Bizarre Behaviors Triggered by Altered Hormones

Story at-a-glance -

  • False pregnancy can occur in intact female dogs of any age, and may be more prevalent in certain breeds
  • The hormone prolactin is responsible for most of the signs of false pregnancy, which can include behavior changes, mothering behavior, mammary changes and nausea/vomiting
  • An uncomplicated false pregnancy typically resolves on its own without medical intervention; however, a dog with symptoms that go beyond eight weeks should be evaluated by a veterinarian
  • Homecare involves preventing self-nursing and mothering of inanimate objects, and reducing lactation if necessary with appropriate herbs
  • Dogs who have experienced false pregnancy shouldn’t be sterilized until all signs and symptoms have resolved

By Dr. Karen Shaw Becker

False pregnancy, also known as pseudopregnancy, phantom pregnancy or pseudocyesis, is a condition that can occur in intact female dogs. It can occur at any age and in any breed, and it may be more prevalent in Dalmatians, Basset Hounds and Pointers.

False Pregnancy in Dogs Isn't Technically a Disorder

False pregnancy is actually a normal physiologic process associated with normal reproductive organs. There's no disorder happening. The condition typically develops between 45 and 60 days after a normal heat cycle when progesterone levels, which naturally rise after ovulation, begin to decline.

The decreasing progesterone levels trigger an increase in the production of the hormone prolactin. Interestingly, some female dogs show signs of false pregnancy within three to four days after being spayed, probably because spaying removes the source of the progesterone, the ovaries, which triggers prolactin production as well.

Signs and Symptoms of False Pregnancy

Prolactin is responsible for most of the behaviors that occur during a dog's false pregnancy, and can range from barely noticeable to impossible to ignore. Sometimes the dog seems so convincingly pregnant that even experienced breeders can begin preparing for a litter of puppies. Signs include:

  • Behavioral changes such as fluctuations in appetite, excessive vocalization, whining, restlessness, aggression, depression or anxiety
  • Mothering behaviors such as nesting, digging, or "adopting" toys, stuffed animals or other objects around the house
  • Mammary changes such as engorgement, lactation (producing milk) and self-nursing
  • Abdominal distention
  • Nausea and vomiting

The fact that some intact, non-pregnant female dogs produce milk could actually be an ingenious design of nature, because in the wild, adult females without pups are regularly called upon to nurse orphaned litters.

Diagnosing False Pregnancy

Diagnosing a false pregnancy is actually very straightforward. Your veterinarian will conduct a physical exam, take a history of your dog's symptoms and behavior, as well as determine if she went through heat in the last six to 12 weeks. Since female dogs carry litters of puppies for about two months, if it's been longer than that since your dog's heat cycle, it's very unlikely she's pregnant.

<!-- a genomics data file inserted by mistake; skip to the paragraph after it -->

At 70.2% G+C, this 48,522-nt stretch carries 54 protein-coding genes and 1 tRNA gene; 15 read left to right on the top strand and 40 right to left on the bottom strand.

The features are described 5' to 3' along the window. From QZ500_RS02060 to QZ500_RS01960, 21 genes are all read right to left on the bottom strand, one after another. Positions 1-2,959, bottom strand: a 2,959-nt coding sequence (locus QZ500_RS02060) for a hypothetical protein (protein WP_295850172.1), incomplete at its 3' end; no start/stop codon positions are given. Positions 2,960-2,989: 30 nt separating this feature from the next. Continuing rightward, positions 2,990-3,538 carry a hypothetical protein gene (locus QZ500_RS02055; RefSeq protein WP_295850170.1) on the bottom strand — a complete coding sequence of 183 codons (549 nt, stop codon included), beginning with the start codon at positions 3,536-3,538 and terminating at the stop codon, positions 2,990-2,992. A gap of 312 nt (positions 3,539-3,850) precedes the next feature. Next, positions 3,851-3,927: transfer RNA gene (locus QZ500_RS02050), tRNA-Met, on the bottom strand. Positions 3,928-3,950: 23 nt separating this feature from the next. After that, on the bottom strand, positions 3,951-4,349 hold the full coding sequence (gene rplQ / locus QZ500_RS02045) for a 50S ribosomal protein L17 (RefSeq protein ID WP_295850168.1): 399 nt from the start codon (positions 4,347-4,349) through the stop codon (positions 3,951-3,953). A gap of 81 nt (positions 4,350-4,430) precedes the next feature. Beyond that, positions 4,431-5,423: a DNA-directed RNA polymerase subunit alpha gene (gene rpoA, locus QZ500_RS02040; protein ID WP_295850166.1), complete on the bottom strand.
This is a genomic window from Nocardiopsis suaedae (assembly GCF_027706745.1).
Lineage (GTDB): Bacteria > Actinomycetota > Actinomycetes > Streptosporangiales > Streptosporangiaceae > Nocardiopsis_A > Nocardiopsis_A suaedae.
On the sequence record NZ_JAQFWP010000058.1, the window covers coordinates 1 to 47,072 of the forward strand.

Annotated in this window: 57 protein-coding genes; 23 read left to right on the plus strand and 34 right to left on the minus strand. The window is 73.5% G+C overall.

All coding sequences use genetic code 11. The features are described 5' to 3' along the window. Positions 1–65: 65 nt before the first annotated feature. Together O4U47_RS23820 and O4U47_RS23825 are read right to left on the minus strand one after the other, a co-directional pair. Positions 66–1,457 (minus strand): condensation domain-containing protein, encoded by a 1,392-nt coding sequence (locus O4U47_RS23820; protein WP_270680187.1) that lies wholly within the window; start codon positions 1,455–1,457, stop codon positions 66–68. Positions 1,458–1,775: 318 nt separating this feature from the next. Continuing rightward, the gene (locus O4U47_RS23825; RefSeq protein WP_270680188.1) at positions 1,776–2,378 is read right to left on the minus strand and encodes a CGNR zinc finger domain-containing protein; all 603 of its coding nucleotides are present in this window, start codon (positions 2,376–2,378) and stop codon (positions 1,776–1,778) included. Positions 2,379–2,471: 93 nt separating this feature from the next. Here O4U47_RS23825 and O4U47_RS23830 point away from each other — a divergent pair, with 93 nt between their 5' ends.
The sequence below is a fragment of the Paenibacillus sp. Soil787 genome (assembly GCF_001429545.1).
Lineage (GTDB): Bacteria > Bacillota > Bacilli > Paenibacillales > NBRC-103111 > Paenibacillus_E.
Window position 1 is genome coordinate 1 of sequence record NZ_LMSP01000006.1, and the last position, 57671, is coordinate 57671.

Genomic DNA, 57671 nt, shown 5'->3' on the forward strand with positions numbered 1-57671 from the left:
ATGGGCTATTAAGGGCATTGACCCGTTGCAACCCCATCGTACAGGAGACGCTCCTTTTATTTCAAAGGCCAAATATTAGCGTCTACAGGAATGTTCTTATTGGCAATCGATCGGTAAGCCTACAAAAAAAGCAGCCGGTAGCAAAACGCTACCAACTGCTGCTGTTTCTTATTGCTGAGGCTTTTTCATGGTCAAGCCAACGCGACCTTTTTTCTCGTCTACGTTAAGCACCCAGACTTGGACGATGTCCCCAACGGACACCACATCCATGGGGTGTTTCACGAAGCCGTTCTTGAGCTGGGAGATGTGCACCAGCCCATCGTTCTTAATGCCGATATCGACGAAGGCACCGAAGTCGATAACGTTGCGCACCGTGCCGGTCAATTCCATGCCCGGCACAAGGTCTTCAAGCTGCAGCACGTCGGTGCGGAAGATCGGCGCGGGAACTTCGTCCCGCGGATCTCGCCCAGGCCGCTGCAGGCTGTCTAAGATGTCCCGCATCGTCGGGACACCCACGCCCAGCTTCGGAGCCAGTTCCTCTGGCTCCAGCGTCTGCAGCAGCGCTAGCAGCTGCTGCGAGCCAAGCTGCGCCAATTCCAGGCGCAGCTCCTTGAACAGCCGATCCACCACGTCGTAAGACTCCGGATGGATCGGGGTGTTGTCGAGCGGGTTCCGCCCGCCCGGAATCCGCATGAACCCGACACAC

X-rays or an abdominal ultrasound can be used to definitively determine if your dog is pregnant and can eliminate the need for other diagnostic tests, unless your vet thinks they're necessary. These imaging tests can also check for pyometra, which is a bacterial infection of the uterus that can be life-threatening.

Rarely, a female dog showing signs of false pregnancy actually was pregnant and either spontaneously aborted or reabsorbed her pups. If this is the case, her risk for developing pyometra is very high.

Treatment and Homecare for a Dog With False Pregnancy

An uncomplicated false pregnancy typically resolves on its own and no medical intervention is needed. However, since certain diseases such as hypothyroidism and liver dysfunction can prolong symptoms of pseudopregnancy due to altered hormone metabolism, some dogs exhibit unusually long false pregnancies. If your dog's symptoms pass the eight-week mark, she should definitely be screened for another underlying disease.

When it comes to home care of a pet experiencing pseudopregnancy, some dog parents and breeders apply hot or cold compresses to swollen mammary glands. I don't recommend this approach because it can stimulate milk production. Some people also put an E-collar or t-shirt on their dog to prevent her from self-nursing, which is a good idea. It's also important to hide any items she's fixated on or trying to mother.

If your dog's symptoms are really significant, your vet may suggest skipping nighttime meals for several days in a row to help reduce milk production. Some veterinarians also prescribe diuretics and mild sedatives. I of course prefer a more natural approach, usually starting with homhomeopathic pulsatilla or sepia, depending on the dog's specific symptoms.

Hormone therapy is also sometimes used by conventional veterinarians to manage a false pregnancy with severe symptoms. However, I never recommend synthetic hormones for any mammal unless the situation is profoundly affecting quality of life There are natural supplements that can help reduce prolactin levels, which are actually the same herbs used to help lactating human moms cease milk production. If necessary, you can offer these to your dog. They include:

Sage

Oregano

Chickweed

Parsley

Lemon balm

Peppermint

I've used some of these over-the-counter herbs, which you can buy at health food stores, very successfully for lactating dogs. Work with your integrative veterinarian to scale down the dose for your dog. If you're planning to sterilize your dog, you'll need to wait until all signs of false pregnancy have been resolved. I recommend spaying in-estrus, which is halfway through her heat cycle, to make sure that there's no hormone activity.

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